Monthly Archives: October 2013



‘Their skin had touched and it was worth all the troubles in the world.’

Apocalypse Baby (Serpent’s Tail, 2013) is Virginie Despentes’ sixth novel. Originally published in 2010, it’s been translated from the French by Sian Reynolds. Touching on a series of key contemporary concerns, the novel negotiates a truncated, atrophied, but nevertheless caressive and affective, language of touch as a grounding for its exploration of contemporary violence, an exploration in a fictional language mediated by frequent allusions to cinematic style and gothic tropes (the novel is prefaced by a quote from Beatriz Preciado’s Testo Junkie). These referential sets coalesce into different configurations of contemporary female experience (or, for some readers, cliches of femininity) as the text develops. One character raises her eyes, ‘quite slowly, a very elegant movement, like in a black and white film’; another experiences a ‘burning’ face, ‘her fine skin irritated and painful’ after a few nights with her new male partner (the sex of partners is important here); a central character has shockingly ‘metamorphic’ abilities in which she becomes violently other to herself, a symbol of the social violence in which she’s deeply implicated:  ‘she could be in a horror film’, we’re told, ‘just like she is, no need for special effects, torn-off limbs, nothing’. After one such moment, the same character tells Valentine, the teenaged victim-perpetrator around whom the plot revolves, ‘No hard feelings. Just a little injection of reality. Just like when a vampire bites an innocent victim. Crunch! It’s over.’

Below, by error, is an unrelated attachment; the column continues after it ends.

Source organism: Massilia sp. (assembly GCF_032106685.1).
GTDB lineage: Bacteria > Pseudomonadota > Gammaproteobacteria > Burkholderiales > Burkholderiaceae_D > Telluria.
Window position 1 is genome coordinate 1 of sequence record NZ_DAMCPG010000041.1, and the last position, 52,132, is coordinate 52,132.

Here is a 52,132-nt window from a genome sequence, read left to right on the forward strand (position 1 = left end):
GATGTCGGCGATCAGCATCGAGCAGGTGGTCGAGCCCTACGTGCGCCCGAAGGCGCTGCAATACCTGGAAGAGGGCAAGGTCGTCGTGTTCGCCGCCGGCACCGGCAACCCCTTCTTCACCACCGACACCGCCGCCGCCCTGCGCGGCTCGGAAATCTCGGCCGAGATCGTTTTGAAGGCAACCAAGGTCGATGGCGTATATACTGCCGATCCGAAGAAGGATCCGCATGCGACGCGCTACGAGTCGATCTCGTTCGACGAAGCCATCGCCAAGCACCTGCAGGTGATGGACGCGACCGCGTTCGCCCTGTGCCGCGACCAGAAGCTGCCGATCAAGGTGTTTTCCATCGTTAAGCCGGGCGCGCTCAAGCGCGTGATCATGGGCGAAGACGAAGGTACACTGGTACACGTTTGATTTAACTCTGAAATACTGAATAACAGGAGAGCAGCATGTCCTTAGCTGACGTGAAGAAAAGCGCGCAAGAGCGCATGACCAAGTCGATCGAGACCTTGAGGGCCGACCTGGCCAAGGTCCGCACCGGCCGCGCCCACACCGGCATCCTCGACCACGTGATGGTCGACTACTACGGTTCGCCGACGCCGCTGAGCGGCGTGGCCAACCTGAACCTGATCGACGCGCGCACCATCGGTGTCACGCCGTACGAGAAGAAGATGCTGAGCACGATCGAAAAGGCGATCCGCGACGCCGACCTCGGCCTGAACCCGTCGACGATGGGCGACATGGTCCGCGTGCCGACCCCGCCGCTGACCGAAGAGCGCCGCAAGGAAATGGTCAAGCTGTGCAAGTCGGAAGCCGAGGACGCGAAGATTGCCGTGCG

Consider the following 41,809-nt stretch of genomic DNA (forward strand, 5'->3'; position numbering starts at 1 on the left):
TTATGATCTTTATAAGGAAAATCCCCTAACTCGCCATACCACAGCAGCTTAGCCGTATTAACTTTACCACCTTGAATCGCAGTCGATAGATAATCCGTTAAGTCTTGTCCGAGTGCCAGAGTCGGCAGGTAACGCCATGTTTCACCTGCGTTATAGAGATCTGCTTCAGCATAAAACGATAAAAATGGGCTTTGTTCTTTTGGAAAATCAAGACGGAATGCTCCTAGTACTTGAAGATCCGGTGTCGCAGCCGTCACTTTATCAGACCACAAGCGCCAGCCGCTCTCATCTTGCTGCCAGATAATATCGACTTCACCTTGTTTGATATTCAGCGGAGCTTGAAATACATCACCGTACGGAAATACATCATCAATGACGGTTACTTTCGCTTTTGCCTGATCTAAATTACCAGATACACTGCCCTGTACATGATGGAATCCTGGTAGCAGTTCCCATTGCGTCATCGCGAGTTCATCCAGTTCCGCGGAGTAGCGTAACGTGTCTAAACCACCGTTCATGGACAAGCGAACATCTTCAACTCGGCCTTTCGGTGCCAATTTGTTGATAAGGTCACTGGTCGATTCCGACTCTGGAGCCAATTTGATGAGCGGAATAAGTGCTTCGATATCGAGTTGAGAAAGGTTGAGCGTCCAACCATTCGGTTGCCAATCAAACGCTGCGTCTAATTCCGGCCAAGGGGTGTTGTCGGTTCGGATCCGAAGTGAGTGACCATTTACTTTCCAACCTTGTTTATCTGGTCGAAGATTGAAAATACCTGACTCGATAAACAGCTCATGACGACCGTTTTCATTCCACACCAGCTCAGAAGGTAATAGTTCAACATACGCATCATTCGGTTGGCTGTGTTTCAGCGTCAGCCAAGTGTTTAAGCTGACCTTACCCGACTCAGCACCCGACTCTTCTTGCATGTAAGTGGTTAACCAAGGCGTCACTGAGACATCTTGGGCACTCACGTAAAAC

Heterosexual sex is at one point described as a kind of friction, an affectless contactual / contractual performance: ‘He rubbed the parts of his body he thought relevant up against her, giving the impression of taking advantage of what she let him do.’ Moments of violence are marked by sharp, unexpected contact, tiny mises-en-abyme of the entire conceit of the plot: ‘Wallop! Not an ordinary slap with the flat of the hand, a brutal blow, using the edge of her palm, and the deaths-head ring makes a long red scratch on his cheek. I didn’t see it coming. I don’t think he did, either.’